LAS VEGAS, May 17 (UPI) -- Democratic National Committee Chair Debbie Wasserman Schultz slammed presidential candidate Bernie Sanders, a fellow Democrat, for failing to more strongly condemn violence on the part of his supporters at the Nevada party convention.
The criticism came after Senate Minority Leader Harry Reid of Nevada was also critical of Sanders on Tuesday for failing to quell supporters after a fight broke out during his state's Democratic convention in Las Vegas.
Sanders supporters were outraged Saturday that 60 potential delegates for him were ruled ineligible during a dispute over arcane party convention rules.
Sanders condemned the violence in a statement Tuesday, but also defended his supporters and blamed the Nevada state party for mishandling the convention and its failure to "treat our campaign supporters with fairness and the respect that they have earned."
Wasserman Schultz said Sanders needed to condemn violence by supporters without qualification.
"That needs to be unequivocally condemned and unfortunately it has not been unequivocally condemned. ... There are no ifs, ands, or buts about it," she said during an interview with CNN. "Unfortunately the senator's response was anything but acceptable."
Nevada Democratic Chairwoman Roberta Lange was presiding over the convention Saturday, which was held at the Paris Hotel and Casino on the Las Vegas strip, when Sanders supporters grew agitated as it became clear Clinton would win a majority of delegates.
Clinton won the Nevada caucuses in February, but Sanders' supporters worked hard to elect loyalists to the party convention, where members the state's delegation to the Democratic National Committee are selected. The Sanders camp had hoped to earn a split of Nevada delegates with Clinton, or better, after the convention concluded.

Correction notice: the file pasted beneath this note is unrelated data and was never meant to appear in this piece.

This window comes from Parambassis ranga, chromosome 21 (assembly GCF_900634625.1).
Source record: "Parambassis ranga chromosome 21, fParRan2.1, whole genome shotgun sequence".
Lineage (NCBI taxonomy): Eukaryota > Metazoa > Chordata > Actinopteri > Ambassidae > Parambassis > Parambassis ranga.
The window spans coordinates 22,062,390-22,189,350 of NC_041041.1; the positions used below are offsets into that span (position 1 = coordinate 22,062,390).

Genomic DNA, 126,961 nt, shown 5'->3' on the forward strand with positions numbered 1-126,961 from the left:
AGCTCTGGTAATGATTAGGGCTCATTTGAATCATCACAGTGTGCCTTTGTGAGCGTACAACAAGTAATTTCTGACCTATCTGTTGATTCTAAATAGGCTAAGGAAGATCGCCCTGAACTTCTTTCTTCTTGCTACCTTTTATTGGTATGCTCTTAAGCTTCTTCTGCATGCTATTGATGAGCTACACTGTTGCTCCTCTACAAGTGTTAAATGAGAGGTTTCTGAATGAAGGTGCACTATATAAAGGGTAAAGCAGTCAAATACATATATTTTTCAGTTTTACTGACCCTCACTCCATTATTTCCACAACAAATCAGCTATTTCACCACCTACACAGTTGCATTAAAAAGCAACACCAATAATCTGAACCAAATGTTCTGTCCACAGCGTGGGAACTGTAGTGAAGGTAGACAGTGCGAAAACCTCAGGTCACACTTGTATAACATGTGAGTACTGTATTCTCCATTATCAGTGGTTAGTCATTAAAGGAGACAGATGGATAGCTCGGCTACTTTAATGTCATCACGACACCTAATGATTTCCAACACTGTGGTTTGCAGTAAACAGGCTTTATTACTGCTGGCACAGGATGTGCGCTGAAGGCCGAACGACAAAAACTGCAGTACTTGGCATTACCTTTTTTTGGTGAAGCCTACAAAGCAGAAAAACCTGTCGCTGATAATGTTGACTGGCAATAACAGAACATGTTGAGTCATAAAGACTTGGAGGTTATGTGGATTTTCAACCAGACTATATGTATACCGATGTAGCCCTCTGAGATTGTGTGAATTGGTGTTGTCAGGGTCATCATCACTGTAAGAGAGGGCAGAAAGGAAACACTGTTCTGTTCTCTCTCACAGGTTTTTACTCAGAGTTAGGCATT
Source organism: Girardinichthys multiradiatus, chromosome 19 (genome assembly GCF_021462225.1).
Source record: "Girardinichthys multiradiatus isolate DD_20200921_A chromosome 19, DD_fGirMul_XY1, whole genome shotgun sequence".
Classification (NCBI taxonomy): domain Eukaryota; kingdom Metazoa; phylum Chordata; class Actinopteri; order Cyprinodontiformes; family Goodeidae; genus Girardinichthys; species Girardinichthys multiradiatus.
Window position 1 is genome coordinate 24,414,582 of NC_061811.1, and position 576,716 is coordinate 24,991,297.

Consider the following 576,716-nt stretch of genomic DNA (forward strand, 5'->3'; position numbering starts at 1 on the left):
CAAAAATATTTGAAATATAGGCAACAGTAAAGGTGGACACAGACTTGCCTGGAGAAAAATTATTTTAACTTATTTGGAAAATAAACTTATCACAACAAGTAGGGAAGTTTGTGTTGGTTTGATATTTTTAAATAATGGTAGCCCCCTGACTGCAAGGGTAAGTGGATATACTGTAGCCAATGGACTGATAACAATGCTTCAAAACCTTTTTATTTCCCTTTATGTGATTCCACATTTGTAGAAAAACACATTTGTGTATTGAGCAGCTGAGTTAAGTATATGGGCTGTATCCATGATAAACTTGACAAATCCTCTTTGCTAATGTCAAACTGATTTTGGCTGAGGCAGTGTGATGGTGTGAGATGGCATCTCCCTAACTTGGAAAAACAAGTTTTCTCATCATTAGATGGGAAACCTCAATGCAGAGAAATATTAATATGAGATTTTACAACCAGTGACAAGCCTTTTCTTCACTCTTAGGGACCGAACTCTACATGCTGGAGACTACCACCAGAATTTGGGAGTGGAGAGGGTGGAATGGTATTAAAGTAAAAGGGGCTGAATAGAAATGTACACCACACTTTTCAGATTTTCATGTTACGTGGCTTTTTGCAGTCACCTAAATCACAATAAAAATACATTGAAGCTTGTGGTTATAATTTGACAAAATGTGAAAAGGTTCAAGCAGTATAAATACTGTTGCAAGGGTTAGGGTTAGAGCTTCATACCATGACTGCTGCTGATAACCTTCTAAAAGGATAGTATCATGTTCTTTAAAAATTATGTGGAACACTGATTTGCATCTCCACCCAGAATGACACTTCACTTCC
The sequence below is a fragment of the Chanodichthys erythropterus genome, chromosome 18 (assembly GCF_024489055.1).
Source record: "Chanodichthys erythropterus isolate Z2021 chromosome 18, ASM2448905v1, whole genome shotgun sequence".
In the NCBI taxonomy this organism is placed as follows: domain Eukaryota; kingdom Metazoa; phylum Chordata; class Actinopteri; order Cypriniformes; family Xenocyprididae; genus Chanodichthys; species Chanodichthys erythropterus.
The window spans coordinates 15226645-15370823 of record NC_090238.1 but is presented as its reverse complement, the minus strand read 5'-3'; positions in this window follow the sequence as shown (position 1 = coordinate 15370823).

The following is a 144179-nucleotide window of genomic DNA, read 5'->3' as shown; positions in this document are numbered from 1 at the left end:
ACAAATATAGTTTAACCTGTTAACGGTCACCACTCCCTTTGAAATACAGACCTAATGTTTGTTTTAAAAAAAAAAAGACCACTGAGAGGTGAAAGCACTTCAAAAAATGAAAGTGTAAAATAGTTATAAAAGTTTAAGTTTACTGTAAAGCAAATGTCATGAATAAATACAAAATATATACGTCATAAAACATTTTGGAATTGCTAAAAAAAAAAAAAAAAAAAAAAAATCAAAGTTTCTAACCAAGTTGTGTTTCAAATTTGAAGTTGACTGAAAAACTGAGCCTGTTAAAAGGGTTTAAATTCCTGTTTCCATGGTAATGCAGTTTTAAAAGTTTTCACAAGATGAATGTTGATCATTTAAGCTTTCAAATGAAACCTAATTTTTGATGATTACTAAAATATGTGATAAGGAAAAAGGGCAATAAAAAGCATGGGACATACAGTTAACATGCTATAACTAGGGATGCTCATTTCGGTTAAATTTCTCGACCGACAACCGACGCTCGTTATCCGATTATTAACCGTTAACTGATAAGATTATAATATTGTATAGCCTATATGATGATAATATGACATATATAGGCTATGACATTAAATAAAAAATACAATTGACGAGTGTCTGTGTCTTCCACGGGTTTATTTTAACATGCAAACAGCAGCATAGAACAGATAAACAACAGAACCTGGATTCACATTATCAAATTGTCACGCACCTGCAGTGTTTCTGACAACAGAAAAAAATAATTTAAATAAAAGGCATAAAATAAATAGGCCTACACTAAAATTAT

The angst from Sanders supporters was clear from the beginning of Saturday's gathering. California Sen. Barbara Boxer, who has endorsed Clinton but has been a leading voice in the liberal wing of the party, was heckled loudly and with profanities while speaking to delegates on Clinton's behalf.
As the convention atmosphere deteriorated, Lange called for a voice vote to adjourn the convention and immediately ruled the measure had passed, despite vocal opposition from Sanders supporters. Lange left the dais immediately and fled the convention site, saying later the scene had gotten out of control.
Reid, who maintains a close personal relationship with Sanders, called on him to do more to reign in his supporters and ensure that at the conclusion of the primary calendar they will be able to support Clinton if she wins the nomination.
Reid said it is incumbent on Sanders to put a stop to the intra-party feud as it becomes increasingly apparent he will fall short in his bid to win the nomination, with Clinton's significant lead in delegates.
"He said that he condemns [violence], and I am confident that he does," Reid said of Sanders. "This is a test of leadership, as we all know, and I'm hopeful and very confident that Sen. Sanders will do the right thing."
The abrupt end to the convention did not help improve the security situation. Sanders supporters refused to leave the ballroom, which initially was only being guarded by hotel security before police were called in to clear the scene.
Video shot by convention-goers shows an apparent Sanders supporter throwing a chair. A fight at the foot of the dais was broken up, as well. No injuries were reported.
Sanders supporters have since spread Lange's cellphone number online and she told The New York Times she has received death threats against her and her family.
"I'm scared for my family, scared for my kids," Lange said.